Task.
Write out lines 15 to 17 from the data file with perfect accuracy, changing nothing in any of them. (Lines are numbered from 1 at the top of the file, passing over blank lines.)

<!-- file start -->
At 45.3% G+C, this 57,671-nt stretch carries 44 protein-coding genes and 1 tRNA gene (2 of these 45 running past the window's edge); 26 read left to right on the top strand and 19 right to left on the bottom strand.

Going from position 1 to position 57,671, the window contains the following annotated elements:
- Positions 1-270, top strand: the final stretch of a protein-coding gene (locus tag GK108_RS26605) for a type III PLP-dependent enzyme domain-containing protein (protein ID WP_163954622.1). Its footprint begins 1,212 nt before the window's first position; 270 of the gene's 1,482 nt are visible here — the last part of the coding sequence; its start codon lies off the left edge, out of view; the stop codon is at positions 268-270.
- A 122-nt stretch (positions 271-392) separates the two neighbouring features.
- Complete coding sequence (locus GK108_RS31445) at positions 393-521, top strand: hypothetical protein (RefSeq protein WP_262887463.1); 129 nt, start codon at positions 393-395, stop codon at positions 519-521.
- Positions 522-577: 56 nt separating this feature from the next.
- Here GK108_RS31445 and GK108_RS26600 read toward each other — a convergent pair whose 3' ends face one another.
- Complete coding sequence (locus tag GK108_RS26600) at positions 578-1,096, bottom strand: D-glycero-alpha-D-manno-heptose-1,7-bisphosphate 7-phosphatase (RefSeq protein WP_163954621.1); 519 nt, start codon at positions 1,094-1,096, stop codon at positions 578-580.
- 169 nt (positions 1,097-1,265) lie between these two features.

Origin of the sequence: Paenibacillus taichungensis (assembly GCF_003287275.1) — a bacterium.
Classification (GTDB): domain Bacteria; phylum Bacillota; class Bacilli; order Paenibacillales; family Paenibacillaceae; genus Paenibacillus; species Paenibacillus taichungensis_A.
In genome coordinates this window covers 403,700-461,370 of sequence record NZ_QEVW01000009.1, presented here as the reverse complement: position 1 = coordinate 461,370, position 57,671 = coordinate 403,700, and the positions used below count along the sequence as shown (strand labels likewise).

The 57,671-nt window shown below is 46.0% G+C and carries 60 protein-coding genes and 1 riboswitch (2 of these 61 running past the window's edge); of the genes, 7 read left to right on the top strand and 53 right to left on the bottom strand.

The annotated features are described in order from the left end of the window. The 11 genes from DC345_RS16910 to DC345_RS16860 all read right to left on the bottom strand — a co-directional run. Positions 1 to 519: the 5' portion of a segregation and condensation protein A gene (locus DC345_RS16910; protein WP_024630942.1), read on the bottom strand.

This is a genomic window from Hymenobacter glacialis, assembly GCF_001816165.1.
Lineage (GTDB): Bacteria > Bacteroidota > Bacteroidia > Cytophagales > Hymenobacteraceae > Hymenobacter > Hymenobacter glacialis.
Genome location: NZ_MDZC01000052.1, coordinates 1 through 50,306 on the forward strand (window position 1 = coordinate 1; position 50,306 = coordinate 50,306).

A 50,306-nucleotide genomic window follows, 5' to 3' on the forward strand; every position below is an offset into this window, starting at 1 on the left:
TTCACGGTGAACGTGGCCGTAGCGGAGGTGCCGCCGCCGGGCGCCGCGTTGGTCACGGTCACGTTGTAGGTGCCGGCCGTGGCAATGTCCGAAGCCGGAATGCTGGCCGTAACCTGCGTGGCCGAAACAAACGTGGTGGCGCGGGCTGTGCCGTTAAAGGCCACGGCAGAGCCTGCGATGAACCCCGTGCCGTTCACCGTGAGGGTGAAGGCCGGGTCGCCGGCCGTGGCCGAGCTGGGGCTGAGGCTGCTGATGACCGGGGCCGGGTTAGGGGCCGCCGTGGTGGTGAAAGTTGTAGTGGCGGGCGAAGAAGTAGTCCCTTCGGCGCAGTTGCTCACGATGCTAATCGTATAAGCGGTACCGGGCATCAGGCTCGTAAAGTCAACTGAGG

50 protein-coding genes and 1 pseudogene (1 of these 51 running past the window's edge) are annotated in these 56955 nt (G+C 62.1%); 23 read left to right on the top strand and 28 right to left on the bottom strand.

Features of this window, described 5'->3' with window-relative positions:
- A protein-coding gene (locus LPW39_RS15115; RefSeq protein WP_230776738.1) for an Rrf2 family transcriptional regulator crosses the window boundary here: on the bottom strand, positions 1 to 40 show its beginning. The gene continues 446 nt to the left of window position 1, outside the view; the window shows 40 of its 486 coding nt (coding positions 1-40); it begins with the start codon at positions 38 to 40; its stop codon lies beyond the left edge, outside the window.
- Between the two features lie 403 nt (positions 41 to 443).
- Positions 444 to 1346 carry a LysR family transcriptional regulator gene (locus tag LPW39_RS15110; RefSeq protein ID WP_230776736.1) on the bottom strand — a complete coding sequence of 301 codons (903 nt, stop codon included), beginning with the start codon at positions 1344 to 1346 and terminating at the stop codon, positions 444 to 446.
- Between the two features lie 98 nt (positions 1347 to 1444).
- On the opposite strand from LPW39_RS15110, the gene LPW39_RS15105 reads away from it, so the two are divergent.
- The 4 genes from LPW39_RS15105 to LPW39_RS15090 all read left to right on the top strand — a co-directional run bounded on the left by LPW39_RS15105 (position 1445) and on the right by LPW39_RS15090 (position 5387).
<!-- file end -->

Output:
This is a genomic window from Hymenobacter glacialis, assembly GCF_001816165.1.
Lineage (GTDB): Bacteria > Bacteroidota > Bacteroidia > Cytophagales > Hymenobacteraceae > Hymenobacter > Hymenobacter glacialis.
Genome location: NZ_MDZC01000052.1, coordinates 1 through 50,306 on the forward strand (window position 1 = coordinate 1; position 50,306 = coordinate 50,306).